Multicultural energy efficiency program helps newcomers manage bills
Program educates immigrants in first languages and with cultural sensitivity
A program is helping newcomers to Calgary understand the importance of energy efficiency and how it could save them money on their utility bills.
Empower Me uses home visits and workshops to connect with immigrants and refugees.
"They have lots of barriers like trust and language issues," said Yasmin Abraham, senior vice president of Empower Me.
Abraham says energy efficiency isn't always high on the list of priorities for newcomers but it should be.
"If you've come from somewhere like India you might not have ever had a furnace or air conditioner before, you probably don't know how to read your utility bill and you probably don't know who Enmax or Epcor is," she said.
The program is supported by Energy Efficiency Alberta, Enmax, Epcor, and the cities of Calgary and Edmonton.
"What are you paying for on your bill? How do the different charges work? How can you reduce your bill? What are some things you can actually do?" Abraham said.
As well as advice and education, participants receive a free energy-saving kit with items that help improve their home's energy efficiency, including: window film, weatherstripping, a low-flow showerhead, LED light bulbs and night lights.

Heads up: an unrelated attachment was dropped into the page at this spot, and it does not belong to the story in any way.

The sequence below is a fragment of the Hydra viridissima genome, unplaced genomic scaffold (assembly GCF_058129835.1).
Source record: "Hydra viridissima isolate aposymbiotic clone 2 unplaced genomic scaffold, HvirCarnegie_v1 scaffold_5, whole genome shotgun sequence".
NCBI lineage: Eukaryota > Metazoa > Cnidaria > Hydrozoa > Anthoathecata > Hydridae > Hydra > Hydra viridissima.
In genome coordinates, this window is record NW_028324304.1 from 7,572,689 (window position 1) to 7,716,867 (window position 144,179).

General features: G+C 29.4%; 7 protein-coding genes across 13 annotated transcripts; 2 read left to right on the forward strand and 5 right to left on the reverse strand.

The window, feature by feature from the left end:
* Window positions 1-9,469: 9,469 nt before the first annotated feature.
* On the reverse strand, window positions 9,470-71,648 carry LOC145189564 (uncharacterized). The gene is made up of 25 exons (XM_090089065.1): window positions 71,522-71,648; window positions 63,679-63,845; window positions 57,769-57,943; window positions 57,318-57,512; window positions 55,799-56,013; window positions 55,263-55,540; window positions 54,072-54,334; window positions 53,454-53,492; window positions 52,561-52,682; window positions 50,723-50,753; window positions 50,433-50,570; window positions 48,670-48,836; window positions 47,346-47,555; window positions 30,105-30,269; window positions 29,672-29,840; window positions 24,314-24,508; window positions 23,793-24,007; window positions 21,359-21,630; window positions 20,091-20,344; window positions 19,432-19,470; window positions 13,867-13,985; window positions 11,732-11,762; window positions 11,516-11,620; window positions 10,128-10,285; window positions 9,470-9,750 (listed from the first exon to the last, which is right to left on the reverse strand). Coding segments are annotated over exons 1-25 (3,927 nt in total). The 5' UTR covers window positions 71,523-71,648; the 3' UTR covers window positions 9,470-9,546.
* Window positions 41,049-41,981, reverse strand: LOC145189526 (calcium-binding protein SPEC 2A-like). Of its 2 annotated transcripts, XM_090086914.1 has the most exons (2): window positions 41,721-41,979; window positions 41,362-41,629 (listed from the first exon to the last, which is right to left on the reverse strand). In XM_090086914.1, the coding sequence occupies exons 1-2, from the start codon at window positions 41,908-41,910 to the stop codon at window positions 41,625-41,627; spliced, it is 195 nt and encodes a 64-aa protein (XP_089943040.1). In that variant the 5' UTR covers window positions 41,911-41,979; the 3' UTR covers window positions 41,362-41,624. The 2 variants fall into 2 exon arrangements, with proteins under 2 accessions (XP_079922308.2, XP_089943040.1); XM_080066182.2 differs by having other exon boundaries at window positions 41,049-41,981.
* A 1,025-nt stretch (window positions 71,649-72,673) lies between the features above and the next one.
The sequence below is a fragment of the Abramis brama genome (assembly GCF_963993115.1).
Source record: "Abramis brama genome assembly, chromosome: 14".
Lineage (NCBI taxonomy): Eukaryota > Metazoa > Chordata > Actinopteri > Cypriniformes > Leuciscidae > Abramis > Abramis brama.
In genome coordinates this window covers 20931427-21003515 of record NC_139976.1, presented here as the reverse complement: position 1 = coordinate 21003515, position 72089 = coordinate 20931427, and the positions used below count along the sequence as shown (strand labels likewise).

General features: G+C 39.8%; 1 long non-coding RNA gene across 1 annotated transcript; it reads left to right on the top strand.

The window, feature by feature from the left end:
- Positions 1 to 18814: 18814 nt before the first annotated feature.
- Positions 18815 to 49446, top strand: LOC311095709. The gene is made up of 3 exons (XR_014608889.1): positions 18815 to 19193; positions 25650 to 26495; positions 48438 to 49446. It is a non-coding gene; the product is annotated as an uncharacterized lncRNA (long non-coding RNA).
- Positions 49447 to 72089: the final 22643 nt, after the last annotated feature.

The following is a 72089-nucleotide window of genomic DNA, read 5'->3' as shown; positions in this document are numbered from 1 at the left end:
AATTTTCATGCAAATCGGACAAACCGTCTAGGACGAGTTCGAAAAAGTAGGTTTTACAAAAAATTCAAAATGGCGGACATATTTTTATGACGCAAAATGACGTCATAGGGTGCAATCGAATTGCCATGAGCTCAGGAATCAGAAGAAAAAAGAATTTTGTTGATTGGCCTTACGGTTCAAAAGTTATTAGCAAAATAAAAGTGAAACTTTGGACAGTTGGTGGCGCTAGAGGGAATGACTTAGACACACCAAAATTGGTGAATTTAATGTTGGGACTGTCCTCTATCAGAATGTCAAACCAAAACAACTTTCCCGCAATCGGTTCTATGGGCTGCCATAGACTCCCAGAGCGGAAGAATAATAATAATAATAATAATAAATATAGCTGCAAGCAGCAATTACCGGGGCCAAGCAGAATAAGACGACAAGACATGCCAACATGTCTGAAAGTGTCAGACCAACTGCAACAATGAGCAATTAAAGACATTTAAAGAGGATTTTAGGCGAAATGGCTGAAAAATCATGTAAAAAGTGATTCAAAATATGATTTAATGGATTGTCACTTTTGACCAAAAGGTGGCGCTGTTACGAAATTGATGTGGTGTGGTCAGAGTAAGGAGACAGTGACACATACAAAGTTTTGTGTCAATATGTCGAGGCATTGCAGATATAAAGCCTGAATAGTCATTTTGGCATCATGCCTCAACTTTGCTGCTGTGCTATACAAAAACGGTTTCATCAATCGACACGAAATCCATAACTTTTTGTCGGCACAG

"The heating system is different from my home country, Korea. We don't use hot air to heat our homes," said Beung Yun Park.
"It was important to get a better understanding of how it works and how to maintain it," said Park.
Park says Empower Me has helped him learn more about saving energy and about safety in the home.
"They programmed my thermostat so it's running according to the temperature and the time so we can save energy," said Park.
"That saves money as well," he said.
Yasmin Abraham says a big part of what they do is build trust with newcomers to allow them into their homes to help.
"We recently worked with a family of 10 people in one home from Syria. They have a lot of mistrust of government and outsiders but they heard through their network that we can help so we were the first outsider to be invited into their home," said Abraham.
"They invited us for a meal afterwards, which was really touching and so heartwarming," Abraham said.
Abraham says with one in five Albertans struggling to pay their bills right now, the program is more important than ever.